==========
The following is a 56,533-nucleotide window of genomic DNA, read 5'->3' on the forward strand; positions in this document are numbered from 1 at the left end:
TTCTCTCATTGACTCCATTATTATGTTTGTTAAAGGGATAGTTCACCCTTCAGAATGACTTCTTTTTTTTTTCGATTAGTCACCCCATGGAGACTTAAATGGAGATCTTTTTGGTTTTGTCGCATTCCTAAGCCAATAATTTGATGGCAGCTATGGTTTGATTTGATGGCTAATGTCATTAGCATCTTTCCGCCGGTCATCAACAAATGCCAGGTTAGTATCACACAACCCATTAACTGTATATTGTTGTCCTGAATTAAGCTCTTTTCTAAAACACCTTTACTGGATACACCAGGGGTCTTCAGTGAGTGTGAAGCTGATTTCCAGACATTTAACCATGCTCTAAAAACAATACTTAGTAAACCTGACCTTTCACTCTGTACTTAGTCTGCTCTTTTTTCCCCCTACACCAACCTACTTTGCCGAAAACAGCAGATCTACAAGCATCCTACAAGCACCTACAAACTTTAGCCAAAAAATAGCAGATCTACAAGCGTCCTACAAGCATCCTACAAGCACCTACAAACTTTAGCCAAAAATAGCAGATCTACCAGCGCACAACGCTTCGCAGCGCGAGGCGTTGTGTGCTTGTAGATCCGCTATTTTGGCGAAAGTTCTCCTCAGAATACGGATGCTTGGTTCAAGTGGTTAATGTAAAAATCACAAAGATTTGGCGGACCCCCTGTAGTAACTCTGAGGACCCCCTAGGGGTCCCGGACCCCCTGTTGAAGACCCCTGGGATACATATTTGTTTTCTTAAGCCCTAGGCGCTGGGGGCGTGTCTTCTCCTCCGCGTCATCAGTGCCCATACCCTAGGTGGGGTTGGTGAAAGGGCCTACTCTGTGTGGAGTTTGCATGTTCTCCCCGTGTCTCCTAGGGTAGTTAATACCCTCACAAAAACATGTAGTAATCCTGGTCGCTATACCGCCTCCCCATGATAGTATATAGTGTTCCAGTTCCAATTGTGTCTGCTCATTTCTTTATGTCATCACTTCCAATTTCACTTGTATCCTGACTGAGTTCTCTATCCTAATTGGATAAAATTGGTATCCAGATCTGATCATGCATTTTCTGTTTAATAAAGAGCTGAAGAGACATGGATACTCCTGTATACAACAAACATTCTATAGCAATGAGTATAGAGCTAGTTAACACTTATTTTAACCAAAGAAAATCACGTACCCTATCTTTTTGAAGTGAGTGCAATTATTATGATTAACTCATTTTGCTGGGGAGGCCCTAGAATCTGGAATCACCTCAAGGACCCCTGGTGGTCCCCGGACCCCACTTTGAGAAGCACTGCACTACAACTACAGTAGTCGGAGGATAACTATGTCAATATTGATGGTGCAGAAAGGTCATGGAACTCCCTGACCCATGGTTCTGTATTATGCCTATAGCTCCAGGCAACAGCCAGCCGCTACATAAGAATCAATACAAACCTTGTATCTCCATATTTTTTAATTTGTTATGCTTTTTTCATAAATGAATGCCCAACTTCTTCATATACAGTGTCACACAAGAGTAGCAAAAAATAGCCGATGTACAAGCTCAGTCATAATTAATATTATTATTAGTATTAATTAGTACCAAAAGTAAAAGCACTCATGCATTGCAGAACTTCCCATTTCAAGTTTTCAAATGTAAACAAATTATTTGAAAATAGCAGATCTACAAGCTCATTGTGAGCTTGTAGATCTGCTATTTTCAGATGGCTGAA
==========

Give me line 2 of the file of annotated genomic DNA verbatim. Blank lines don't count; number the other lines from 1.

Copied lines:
TTCTCTCATTGACTCCATTATTATGTTTGTTAAAGGGATAGTTCACCCTTCAGAATGACTTCTTTTTTTTTTCGATTAGTCACCCCATGGAGACTTAAATGGAGATCTTTTTGGTTTTGTCGCATTCCTAAGCCAATAATTTGATGGCAGCTATGGTTTGATTTGATGGCTAATGTCATTAGCATCTTTCCGCCGGTCATCAACAAATGCCAGGTTAGTATCACACAACCCATTAACTGTATATTGTTGTCCTGAATTAAGCTCTTTTCTAAAACACCTTTACTGGATACACCAGGGGTCTTCAGTGAGTGTGAAGCTGATTTCCAGACATTTAACCATGCTCTAAAAACAATACTTAGTAAACCTGACCTTTCACTCTGTACTTAGTCTGCTCTTTTTTCCCCCTACACCAACCTACTTTGCCGAAAACAGCAGATCTACAAGCATCCTACAAGCACCTACAAACTTTAGCCAAAAAATAGCAGATCTACAAGCGTCCTACAAGCATCCTACAAGCACCTACAAACTTTAGCCAAAAATAGCAGATCTACCAGCGCACAACGCTTCGCAGCGCGAGGCGTTGTGTGCTTGTAGATCCGCTATTTTGGCGAAAGTTCTCCTCAGAATACGGATGCTTGGTTCAAGTGGTTAATGTAAAAATCACAAAGATTTGGCGGACCCCCTGTAGTAACTCTGAGGACCCCCTAGGGGTCCCGGACCCCCTGTTGAAGACCCCTGGGATACATATTTGTTTTCTTAAGCCCTAGGCGCTGGGGGCGTGTCTTCTCCTCCGCGTCATCAGTGCCCATACCCTAGGTGGGGTTGGTGAAAGGGCCTACTCTGTGTGGAGTTTGCATGTTCTCCCCGTGTCTCCTAGGGTAGTTAATACCCTCACAAAAACATGTAGTAATCCTGGTCGCTATACCGCCTCCCCATGATAGTATATAGTGTTCCAGTTCCAATTGTGTCTGCTCATTTCTTTATGTCATCACTTCCAATTTCACTTGTATCCTGACTGAGTTCTCTATCCTAATTGGATAAAATTGGTATCCAGATCTGATCATGCATTTTCTGTTTAATAAAGAGCTGAAGAGACATGGATACTCCTGTATACAACAAACATTCTATAGCAATGAGTATAGAGCTAGTTAACACTTATTTTAACCAAAGAAAATCACGTACCCTATCTTTTTGAAGTGAGTGCAATTATTATGATTAACTCATTTTGCTGGGGAGGCCCTAGAATCTGGAATCACCTCAAGGACCCCTGGTGGTCCCCGGACCCCACTTTGAGAAGCACTGCACTACAACTACAGTAGTCGGAGGATAACTATGTCAATATTGATGGTGCAGAAAGGTCATGGAACTCCCTGACCCATGGTTCTGTATTATGCCTATAGCTCCAGGCAACAGCCAGCCGCTACATAAGAATCAATACAAACCTTGTATCTCCATATTTTTTAATTTGTTATGCTTTTTTCATAAATGAATGCCCAACTTCTTCATATACAGTGTCACACAAGAGTAGCAAAAAATAGCCGATGTACAAGCTCAGTCATAATTAATATTATTATTAGTATTAATTAGTACCAAAAGTAAAAGCACTCATGCATTGCAGAACTTCCCATTTCAAGTTTTCAAATGTAAACAAATTATTTGAAAATAGCAGATCTACAAGCTCATTGTGAGCTTGTAGATCTGCTATTTTCAGATGGCTGAA